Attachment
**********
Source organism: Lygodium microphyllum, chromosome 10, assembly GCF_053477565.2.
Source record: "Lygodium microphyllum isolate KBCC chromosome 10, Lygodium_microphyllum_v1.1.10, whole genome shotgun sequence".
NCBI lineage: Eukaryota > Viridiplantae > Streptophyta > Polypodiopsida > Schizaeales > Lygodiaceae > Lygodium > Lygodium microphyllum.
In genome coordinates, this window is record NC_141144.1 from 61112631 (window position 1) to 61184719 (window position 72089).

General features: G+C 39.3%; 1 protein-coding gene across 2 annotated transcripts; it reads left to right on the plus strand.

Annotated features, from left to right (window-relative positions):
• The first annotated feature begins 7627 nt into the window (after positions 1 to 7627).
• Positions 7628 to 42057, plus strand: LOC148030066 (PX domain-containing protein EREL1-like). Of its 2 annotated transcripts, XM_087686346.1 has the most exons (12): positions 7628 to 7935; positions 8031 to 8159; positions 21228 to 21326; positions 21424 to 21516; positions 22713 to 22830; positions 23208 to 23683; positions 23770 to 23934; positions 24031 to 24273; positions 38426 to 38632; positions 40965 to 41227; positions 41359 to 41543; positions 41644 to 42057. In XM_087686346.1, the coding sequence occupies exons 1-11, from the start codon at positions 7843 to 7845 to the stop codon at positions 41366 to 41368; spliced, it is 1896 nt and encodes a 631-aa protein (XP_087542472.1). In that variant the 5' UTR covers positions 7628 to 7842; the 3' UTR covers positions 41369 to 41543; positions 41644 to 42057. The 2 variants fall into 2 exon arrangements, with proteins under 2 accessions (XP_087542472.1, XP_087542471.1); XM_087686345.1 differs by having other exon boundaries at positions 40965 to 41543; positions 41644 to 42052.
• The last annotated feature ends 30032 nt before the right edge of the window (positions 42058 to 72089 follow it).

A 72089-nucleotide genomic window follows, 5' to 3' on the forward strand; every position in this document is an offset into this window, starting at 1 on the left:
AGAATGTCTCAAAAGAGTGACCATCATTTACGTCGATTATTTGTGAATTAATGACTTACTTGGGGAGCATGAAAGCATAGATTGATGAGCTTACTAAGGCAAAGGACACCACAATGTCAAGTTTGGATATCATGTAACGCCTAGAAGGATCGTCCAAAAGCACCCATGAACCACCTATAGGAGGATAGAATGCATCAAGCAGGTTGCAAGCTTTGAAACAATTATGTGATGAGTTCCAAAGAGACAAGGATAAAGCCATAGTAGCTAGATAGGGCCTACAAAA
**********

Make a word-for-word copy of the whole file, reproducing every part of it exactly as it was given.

Source organism: Lygodium microphyllum, chromosome 10, assembly GCF_053477565.2.
Source record: "Lygodium microphyllum isolate KBCC chromosome 10, Lygodium_microphyllum_v1.1.10, whole genome shotgun sequence".
NCBI lineage: Eukaryota > Viridiplantae > Streptophyta > Polypodiopsida > Schizaeales > Lygodiaceae > Lygodium > Lygodium microphyllum.
In genome coordinates, this window is record NC_141144.1 from 61112631 (window position 1) to 61184719 (window position 72089).

General features: G+C 39.3%; 1 protein-coding gene across 2 annotated transcripts; it reads left to right on the plus strand.

Annotated features, from left to right (window-relative positions):
• The first annotated feature begins 7627 nt into the window (after positions 1 to 7627).
• Positions 7628 to 42057, plus strand: LOC148030066 (PX domain-containing protein EREL1-like). Of its 2 annotated transcripts, XM_087686346.1 has the most exons (12): positions 7628 to 7935; positions 8031 to 8159; positions 21228 to 21326; positions 21424 to 21516; positions 22713 to 22830; positions 23208 to 23683; positions 23770 to 23934; positions 24031 to 24273; positions 38426 to 38632; positions 40965 to 41227; positions 41359 to 41543; positions 41644 to 42057. In XM_087686346.1, the coding sequence occupies exons 1-11, from the start codon at positions 7843 to 7845 to the stop codon at positions 41366 to 41368; spliced, it is 1896 nt and encodes a 631-aa protein (XP_087542472.1). In that variant the 5' UTR covers positions 7628 to 7842; the 3' UTR covers positions 41369 to 41543; positions 41644 to 42057. The 2 variants fall into 2 exon arrangements, with proteins under 2 accessions (XP_087542472.1, XP_087542471.1); XM_087686345.1 differs by having other exon boundaries at positions 40965 to 41543; positions 41644 to 42052.
• The last annotated feature ends 30032 nt before the right edge of the window (positions 42058 to 72089 follow it).

A 72089-nucleotide genomic window follows, 5' to 3' on the forward strand; every position in this document is an offset into this window, starting at 1 on the left:
AGAATGTCTCAAAAGAGTGACCATCATTTACGTCGATTATTTGTGAATTAATGACTTACTTGGGGAGCATGAAAGCATAGATTGATGAGCTTACTAAGGCAAAGGACACCACAATGTCAAGTTTGGATATCATGTAACGCCTAGAAGGATCGTCCAAAAGCACCCATGAACCACCTATAGGAGGATAGAATGCATCAAGCAGGTTGCAAGCTTTGAAACAATTATGTGATGAGTTCCAAAGAGACAAGGATAAAGCCATAGTAGCTAGATAGGGCCTACAAAA